ISDA published a factsheet on the benchmark fallbacks for interbank offered rate (IBOR). The factsheet provides answers to certain questions on benchmark fallbacks, including why changes to fallbacks are necessary and how to adopt the new fallbacks. ISDA plans to publish a supplement to the 2006 ISDA Definitions in July to incorporate new fallbacks for derivatives that reference certain key interbank offered rates. Simultaneously, ISDA will publish a protocol that will allow market participants to choose to incorporate the revisions into their legacy derivatives trades.
Benchmark fallbacks are replacement rates that would apply to derivatives trades referencing a particular benchmark. These would take effect if the relevant benchmark becomes unavailable while market participants continue to have exposure to that rate. Specific fallback rates are set out in the 2006 ISDA Definitions. ISDA is working on new robust fallbacks that would apply in the event of a permanent cessation of a key IBOR. It was determined that the fallbacks will be adjusted versions of the risk-free rates that have been identified by working groups in each jurisdiction as alternatives to the IBORs. The adjusted risk-free rates in the relevant currency would apply as a fallback, following a permanent cessation of the IBOR in that currency.
Current fallbacks under the 2006 ISDA Definitions typically require the counterparty that is the calculation agent to obtain quotes from major dealers in the relevant inter-dealer market. If an IBOR has been permanently discontinued, it is likely that major dealers would be unwilling and/or unable to give such quotes. It is also likely that quotes could vary materially across the market. With respect to LIBOR, the UK FCA has stated that it will not compel or persuade banks to make LIBOR submissions after the end of 2021, raising the likelihood that LIBOR will cease to exist after that date. Fallbacks are not intended to be a primary means of moving from IBORs to risk-free rates. Once the fallbacks are in place, it is recommended that market participants focus on a voluntary transition before the cessation of any key IBOR.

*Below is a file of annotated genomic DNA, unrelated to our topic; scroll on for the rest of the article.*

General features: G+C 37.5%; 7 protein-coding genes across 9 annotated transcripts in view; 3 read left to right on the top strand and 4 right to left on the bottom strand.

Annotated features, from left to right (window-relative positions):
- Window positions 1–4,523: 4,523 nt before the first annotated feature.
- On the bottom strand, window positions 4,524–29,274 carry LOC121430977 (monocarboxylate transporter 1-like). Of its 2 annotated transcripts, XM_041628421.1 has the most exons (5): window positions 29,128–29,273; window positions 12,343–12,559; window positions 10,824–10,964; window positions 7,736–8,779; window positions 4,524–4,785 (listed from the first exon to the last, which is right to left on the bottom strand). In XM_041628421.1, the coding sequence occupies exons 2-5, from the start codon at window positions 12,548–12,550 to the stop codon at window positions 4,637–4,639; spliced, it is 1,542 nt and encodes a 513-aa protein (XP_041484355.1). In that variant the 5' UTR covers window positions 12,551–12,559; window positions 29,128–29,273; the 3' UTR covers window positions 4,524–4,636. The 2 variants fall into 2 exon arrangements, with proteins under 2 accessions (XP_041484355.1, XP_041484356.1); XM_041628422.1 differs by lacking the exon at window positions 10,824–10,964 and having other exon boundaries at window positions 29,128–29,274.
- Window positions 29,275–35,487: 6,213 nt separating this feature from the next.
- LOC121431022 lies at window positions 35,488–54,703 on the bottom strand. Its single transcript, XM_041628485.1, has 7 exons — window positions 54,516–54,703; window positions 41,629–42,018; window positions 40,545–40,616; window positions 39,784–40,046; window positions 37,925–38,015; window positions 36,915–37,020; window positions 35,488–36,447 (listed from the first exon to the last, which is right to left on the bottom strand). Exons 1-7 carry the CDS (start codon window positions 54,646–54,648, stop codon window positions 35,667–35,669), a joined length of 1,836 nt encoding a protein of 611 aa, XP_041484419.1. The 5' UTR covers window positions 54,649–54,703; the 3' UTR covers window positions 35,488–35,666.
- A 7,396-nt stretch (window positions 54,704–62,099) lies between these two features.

Keywords: International, Banking, Securities, IBOR, Benchmark Fallbacks, Interest Rate Benchmarks, LIBOR, Risk-Free Rates, ISDA Definitions, Benchmark Reforms, FCA, ISDA
Previous ArticleEBA to Release Data for 2020 Spring Transparency Exercise Next Week
The Central Bank of the Philippines (BSP) issued communications covering developments related to online lending platforms, open finance framework and roadmap, and on the expected regulations in the area sustainable finance.
The Board of Governors of the Federal Reserve System (FED) published the final rule that amends Regulation I to reduce the quarterly reporting burden for member banks by automating the application process for adjusting their subscriptions to the Federal Reserve Bank capital stock, except in the context of mergers.
The European Banking Authority (EBA) published its assessment of risks through the quarterly Risk Dashboard and the results of the Autumn edition of the Risk Assessment Questionnaire (RAQ).
The Malta Financial Services Authority (MFSA) updated the guidelines on supervisory reporting requirements under the reporting framework 3.0.
The Hong Kong Monetary Authority (HKMA) published a circular, along with the reporting form and instructions, for self-assessment, by authorized institutions, of compliance with the Code of Banking Practice 2021.
The Financial Conduct Authority (FCA) decided to register European DataWarehouse Ltd and SecRep Limited as securitization repositories under the UK Securitization Regulation, with effect from January 17, 2022.
The European Commission (EC) published the Delegated Regulation 2022/25, which supplements the Investment Firms Regulation (IFR or Regulation 2019/2033) with respect to the regulatory technical standards specifying the methods for measuring the K-factors referred to in Article 15 of the IFR.
The Bank of International Settlements (BIS) published a paper that assesses the ways in which platform-based business models can affect financial inclusion, competition, financial stability and consumer protection.
The Central Bank of Egypt (CBE) published a circular with instructions on emergency liquidity assistance to banks that are unable to meet their liquidity requirements.
The European Supervisory Authorities (ESAs) published the list of identified financial conglomerates for 2021.